NIH’s Big Data to Knowledge (BD2K) initiative


This is a long awaiting news from NIH about announcing the first round of awardees for BD2K (sum of $32M).

These NIH multi-institute awards constitute an initial investment of nearly $32 million in fiscal year 2014 by NIH’s Big Data to Knowledge (BD2K) initiative, which is projected to have a total investment of nearly $656 million through 2020, pending available funds.

I browsed through the awards; they divided into four categories. The largest grant is a $3M (for 2014 FY) BioCADDIE, BIOMEDICAL AND HEALTHCARE DATA DISCOVERY AND INDEXING ENGINE CENTER, (btw, for those who never played golf as a rich one, caddie is a person who carries a golfer’s clubs and provides other assistance during a match). The other grants in that category are much smaller. One that caught my eye is about immunosequencing, Computational Tools for the analysis of high-throughput immunoglobulin sequencing.

11 grants are for the Centers of Excellence for Big Data Computing. Among those is the Center of Excellence for Mobile Sensor Data to Knowledge. My favorite one is for The Center for big data in translational genomics, given to UCSC’s PI David Haussler, developer of the UCSC Genome Browser, one of the most popular tools in genomics.

This one, A Framework for Integrating Multiple Data Sources for Modeling and Forecasting of Infectious Diseases, sounds very actual, considering the current Ebola outbreak, but has a ridiculously small budget of $100K (2014 FY), which would basically fund just one PI’s (this is K01 grant) training.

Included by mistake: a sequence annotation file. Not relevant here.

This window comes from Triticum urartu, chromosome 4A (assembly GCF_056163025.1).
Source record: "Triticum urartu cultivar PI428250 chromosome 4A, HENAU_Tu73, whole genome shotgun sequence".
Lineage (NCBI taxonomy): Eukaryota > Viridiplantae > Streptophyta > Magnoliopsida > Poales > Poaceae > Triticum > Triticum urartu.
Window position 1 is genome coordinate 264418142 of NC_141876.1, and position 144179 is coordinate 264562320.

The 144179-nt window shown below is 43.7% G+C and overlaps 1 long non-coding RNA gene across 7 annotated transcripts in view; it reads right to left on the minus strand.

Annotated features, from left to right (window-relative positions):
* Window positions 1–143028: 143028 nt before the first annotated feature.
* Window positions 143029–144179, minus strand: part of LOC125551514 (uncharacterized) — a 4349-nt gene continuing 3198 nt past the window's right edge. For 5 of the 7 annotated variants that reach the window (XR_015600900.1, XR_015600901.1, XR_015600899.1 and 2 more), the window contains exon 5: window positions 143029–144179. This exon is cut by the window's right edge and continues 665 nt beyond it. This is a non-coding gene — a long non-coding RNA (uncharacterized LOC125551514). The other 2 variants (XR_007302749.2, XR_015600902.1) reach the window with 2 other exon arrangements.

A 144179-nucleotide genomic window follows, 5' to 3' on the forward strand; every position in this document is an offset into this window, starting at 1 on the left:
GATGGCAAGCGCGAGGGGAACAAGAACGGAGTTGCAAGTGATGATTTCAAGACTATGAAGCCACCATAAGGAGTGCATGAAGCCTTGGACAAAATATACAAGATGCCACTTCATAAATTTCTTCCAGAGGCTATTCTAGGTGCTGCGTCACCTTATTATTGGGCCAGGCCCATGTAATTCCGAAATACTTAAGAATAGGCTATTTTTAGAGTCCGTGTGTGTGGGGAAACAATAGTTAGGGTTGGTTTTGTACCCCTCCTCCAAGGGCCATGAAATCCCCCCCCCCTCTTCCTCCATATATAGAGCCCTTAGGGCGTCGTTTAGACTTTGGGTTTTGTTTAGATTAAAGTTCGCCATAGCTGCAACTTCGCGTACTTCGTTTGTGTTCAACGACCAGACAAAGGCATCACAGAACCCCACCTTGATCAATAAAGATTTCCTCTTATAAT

Another group of grants concerns education. Two for Big Data Educational efforts and development of Bioinformatics MOOC courses went to UCSD. Among other awardees for MOOCs are Johns Hopkins University, for developing courses in neuroimaging and genomics; Harvard University, for a modular online education program that brings together concepts from Statistics, Computer Science and Software Engineering; and initiatives from the Oregon Health and Science University, UCLA, and others. MOOCs are becoming a Big business, and soon there will be courses in various flavors.

Ebola: surprisingly Little immune data – A Transmission Electron Micrograph (TEM) of the Ebola virus RNA

Ebola is a clearly under-studied disease as no vaccine or treatment exists. We, at IEDB, in turn, were also surprised to see how little data on Ebola epitopes were reported to date. It took us just a couple of days to report on available data and a bit longer to get an attention (well, I am not good at publicity as I write this in a month since we published the first report, while Ebola is not getting away, and we are working on a larger publication).

To summarize, the EBOV genome encodes seven proteins: envelope glycoprotein (GP), nucleoprotein (NP), polymerase cofactor (VP35), transcription activator (VP30), matrix protein (VP40), secondary matrix protein (VP24), and RNA polymerase (L). There were reported 44 T cell and 15 B cell epitopes for GP (the surface protein and the most important target for antibodies) and 10 T cell and 20 B cell epitopes for NP, with a far fewer epitopes reported for other proteins. Unexpectedly, human and non-human primate hosts were absent in the T and B-cell assays, with murine hosts predominated and a smaller number of rabbit studies reported only for antibodies.